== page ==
There are at least eight engraved rocks here. The two exceptional engravings show two part-human and part-bird figures called ‘avianthropes’. One figure is show in frontal view with wings held out at 90° to its body. Oddly, the feathers of these wings point upwards. The second such figure is a slightly more profile view with longer human legs and shorter wings. These figures are well-patinated; suggesting some antiquity. These engravings are all in the pecked infill technique and exhibit an medium to old degree of patination.
There are two very good gong rocks here and the excellence of their resonance indicates that they may even have been played in harmony.
On the north-eastern side of the hill there are numerous and convoluted circular, joined circular and joined rectangular and square forms, Khoe engravings. There are also some most unusual ‘stitched’ like designs, but almost no Historic Period engravings.
Site 8 - Spoor and Being
Klipkraal 8 is located immediately north (50 m) of the dam wall where the Kambro and Salt Rivers meet on the eastern Bank. The service road, which cuts past this site, probably destroyed several engravings when it was made. The site is located at an elevation of 1 020 m.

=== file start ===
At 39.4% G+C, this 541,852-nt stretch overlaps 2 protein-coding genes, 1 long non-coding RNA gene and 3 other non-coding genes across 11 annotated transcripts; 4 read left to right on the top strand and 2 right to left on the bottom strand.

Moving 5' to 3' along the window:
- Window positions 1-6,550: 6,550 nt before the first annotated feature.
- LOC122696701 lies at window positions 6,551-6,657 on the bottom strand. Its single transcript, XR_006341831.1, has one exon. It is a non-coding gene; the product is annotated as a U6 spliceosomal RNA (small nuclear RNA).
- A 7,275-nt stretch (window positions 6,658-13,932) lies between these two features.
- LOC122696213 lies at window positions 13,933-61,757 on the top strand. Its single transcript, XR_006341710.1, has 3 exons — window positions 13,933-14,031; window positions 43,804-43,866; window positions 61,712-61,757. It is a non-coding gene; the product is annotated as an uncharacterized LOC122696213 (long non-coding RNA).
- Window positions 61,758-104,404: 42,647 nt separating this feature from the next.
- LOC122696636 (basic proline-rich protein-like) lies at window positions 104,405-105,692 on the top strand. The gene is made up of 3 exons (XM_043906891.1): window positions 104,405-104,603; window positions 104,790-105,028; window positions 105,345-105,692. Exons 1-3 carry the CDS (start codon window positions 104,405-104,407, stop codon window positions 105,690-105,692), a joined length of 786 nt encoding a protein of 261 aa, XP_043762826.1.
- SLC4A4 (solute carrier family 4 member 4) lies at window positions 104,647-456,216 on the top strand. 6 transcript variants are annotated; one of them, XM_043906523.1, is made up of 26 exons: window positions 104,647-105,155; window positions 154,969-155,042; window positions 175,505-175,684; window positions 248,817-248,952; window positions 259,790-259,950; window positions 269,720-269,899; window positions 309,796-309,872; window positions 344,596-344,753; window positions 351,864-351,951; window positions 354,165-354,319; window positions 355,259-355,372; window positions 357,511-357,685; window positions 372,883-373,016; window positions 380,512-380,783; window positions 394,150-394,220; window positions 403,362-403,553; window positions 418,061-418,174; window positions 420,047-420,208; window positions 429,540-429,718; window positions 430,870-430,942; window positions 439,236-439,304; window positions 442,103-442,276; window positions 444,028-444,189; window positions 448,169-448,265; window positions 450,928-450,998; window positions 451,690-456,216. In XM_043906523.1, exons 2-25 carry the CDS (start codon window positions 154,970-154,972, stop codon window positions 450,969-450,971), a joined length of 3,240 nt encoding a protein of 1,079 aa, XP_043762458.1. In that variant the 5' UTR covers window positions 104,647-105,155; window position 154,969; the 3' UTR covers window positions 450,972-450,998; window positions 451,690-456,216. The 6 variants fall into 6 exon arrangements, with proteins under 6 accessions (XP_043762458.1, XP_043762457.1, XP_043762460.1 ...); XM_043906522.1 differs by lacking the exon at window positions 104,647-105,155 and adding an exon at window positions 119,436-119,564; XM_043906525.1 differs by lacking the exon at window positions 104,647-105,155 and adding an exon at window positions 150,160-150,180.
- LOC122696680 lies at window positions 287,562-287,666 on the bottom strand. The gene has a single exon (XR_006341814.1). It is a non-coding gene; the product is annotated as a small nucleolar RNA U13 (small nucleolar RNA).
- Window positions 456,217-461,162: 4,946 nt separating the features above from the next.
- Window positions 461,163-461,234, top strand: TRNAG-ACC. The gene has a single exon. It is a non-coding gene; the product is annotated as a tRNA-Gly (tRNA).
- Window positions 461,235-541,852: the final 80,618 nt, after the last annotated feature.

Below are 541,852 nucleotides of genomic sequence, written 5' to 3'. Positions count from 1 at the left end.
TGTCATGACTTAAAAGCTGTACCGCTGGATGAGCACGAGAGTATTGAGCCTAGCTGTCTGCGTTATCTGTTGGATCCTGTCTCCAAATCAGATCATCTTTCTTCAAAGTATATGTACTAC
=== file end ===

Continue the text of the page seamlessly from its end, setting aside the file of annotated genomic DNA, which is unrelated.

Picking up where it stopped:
There is a large roughly circular stone kraal somewhat oddly placed on a steep part of the lower slopes of the mountain, a light scattering of stone tools and about two dozen grinding patches.
Several dozen rocks at this site are engraved in a variety of techniques. Mostly the drawings are of antelope, ostrich, small buck and eland, but interestingly there is a track of 13 feline pugmarks (spoor); a ‘spiderweb’ sunburst motif and a very odd human figure with long arms and ‘talons’ and a body made up of concentric circles.
Khoe herder engravings include pecked outline and ‘flower-like’ designs; especially somewhat higher up the slope and on the summit. These geometrics have a very loose structure. There is little in the way of Historic Period rock engravings.
Site 9 - Extinct Buffalo Site